A unified spatio-temporal parallelization framework for accelerated Monte Carlo radiobiological modeling of electron tracks and subsequent radiation chemistry

G Kalantzis and D Emfietzoglou and P Hadjidoukas, COMPUTER PHYSICS COMMUNICATIONS, 183, 1683-1695 (2012).

DOI: 10.1016/j.cpc.2012.03.008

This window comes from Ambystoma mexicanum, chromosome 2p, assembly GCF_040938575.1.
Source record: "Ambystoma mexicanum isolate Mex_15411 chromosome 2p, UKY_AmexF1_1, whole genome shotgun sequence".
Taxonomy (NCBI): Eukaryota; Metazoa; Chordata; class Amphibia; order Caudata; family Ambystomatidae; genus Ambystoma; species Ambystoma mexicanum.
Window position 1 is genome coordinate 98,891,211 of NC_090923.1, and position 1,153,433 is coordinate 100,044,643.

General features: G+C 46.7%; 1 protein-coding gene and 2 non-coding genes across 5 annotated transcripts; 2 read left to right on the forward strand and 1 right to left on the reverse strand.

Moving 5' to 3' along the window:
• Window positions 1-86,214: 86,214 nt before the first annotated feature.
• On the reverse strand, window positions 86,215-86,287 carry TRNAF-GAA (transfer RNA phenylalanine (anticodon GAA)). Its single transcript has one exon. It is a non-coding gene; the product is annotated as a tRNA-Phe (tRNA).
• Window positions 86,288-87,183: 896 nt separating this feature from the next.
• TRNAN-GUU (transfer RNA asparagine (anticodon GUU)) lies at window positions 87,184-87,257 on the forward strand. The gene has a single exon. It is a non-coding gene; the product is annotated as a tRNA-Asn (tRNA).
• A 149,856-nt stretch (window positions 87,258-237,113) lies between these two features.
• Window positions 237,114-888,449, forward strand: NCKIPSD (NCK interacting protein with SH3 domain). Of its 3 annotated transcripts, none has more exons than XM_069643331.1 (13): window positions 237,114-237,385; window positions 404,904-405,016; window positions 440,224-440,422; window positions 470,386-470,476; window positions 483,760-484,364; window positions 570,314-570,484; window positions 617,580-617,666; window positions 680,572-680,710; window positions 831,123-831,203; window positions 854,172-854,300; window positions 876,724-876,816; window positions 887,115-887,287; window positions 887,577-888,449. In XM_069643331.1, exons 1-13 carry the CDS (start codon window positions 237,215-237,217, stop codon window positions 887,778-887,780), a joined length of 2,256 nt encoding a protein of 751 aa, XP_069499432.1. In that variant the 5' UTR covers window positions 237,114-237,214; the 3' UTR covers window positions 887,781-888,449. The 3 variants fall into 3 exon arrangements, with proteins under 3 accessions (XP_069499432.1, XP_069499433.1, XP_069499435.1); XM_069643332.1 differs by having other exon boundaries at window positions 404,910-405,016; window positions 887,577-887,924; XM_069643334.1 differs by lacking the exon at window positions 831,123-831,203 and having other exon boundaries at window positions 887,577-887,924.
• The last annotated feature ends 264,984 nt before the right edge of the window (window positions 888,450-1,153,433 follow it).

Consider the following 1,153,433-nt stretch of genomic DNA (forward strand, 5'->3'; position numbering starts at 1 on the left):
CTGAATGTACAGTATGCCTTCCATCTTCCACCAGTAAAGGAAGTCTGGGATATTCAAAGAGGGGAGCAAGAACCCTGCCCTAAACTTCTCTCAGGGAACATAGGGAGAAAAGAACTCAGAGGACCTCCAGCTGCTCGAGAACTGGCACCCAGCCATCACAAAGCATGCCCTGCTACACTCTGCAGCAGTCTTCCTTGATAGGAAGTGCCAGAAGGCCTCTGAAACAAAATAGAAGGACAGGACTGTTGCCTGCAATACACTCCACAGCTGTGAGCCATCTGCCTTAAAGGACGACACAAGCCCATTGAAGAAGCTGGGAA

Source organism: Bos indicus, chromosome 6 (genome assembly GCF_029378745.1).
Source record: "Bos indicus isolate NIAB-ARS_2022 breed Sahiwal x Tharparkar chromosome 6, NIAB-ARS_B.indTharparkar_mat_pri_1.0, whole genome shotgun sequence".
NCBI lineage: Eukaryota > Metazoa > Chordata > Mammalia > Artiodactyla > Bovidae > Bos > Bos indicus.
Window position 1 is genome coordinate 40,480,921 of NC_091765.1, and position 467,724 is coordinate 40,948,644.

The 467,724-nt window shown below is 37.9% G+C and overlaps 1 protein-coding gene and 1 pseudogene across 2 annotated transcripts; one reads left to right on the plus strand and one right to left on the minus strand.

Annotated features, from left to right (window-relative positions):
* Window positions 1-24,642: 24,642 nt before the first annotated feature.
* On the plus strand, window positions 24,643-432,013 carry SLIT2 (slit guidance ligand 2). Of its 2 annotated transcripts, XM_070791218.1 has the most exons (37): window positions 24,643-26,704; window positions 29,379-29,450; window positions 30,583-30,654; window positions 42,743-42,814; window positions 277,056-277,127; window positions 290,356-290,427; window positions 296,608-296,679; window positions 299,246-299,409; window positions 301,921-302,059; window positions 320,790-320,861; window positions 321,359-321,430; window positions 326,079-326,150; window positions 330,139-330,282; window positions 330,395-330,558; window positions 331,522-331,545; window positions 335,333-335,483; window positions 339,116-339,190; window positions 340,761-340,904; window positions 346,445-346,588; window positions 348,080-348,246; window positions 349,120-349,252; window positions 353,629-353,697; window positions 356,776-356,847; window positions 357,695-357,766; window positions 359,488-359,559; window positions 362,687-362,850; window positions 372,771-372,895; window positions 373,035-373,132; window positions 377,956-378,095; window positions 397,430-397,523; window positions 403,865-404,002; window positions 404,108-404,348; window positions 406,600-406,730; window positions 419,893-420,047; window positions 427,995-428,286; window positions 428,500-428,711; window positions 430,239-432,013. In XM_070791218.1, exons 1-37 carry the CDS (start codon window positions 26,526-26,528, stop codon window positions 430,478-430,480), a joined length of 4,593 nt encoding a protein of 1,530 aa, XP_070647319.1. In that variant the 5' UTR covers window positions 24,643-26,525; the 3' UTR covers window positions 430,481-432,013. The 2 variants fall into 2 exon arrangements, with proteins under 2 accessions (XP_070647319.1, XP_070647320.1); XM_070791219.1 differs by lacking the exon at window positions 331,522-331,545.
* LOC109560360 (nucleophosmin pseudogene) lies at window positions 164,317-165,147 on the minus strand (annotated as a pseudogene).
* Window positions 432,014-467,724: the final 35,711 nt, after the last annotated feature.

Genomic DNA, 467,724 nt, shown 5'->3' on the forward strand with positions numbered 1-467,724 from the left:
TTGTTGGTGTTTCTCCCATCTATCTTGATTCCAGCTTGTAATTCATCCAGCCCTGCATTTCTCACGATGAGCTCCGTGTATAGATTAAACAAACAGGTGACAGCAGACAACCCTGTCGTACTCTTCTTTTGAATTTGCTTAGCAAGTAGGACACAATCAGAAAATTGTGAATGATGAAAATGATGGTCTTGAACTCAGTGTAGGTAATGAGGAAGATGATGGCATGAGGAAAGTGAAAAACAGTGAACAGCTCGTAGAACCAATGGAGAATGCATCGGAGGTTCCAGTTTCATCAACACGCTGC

Monte Carlo (MC) nano-scale modeling of the cellular damage is desirable but most times is prohibitive for large scaled systems due to their intensive computational cost. In this study a parallelized computational framework is presented, for accelerated MC simulations of both particle propagation and subsequent radiation chemistry at the subcellular level. Given the inherent parallelism of the electron tracks, the physical stage was "embarrassingly parallelized" into a number of independent tasks. For the chemical stage, the diffusion-reaction of the radical species was simulated with a time-driven kinetic Monte Carlo algorithm (KMC) based on the Smoluchowski formalism and the parallelization was realized by employing a spatio-temporal linked-list cell method based on a spatial subdivision with a uniform grid. The evaluation of our method was established on two metrics: speedup and efficiency. The results indicated a linear speedup ratio for the physical stage and a linear latency for shared- versus a distributed-memory system with a maximum of 3.6 . 10(-3)% per electron track. For the chemical stage, a series of simulations were performed to show how the execution time per step was scaling with respect to the number of radical species and a 5.7x speedup was achieved when a larger number of reactants were simulated and eight processors were employed. The simulations were deployed on the Amazon EC2 infrastructure. It is also elucidated how the overhead started becoming significant as the number of reactant species decrease relative to the number of processors. The method reported here lays the methodological foundations for accelerated MC simulations and allows envisaging a future use for large-scale radiobiological modeling of multi-cellular systems involved into a clinical scenario. (C) 2012 Elsevier B.V. All rights reserved.

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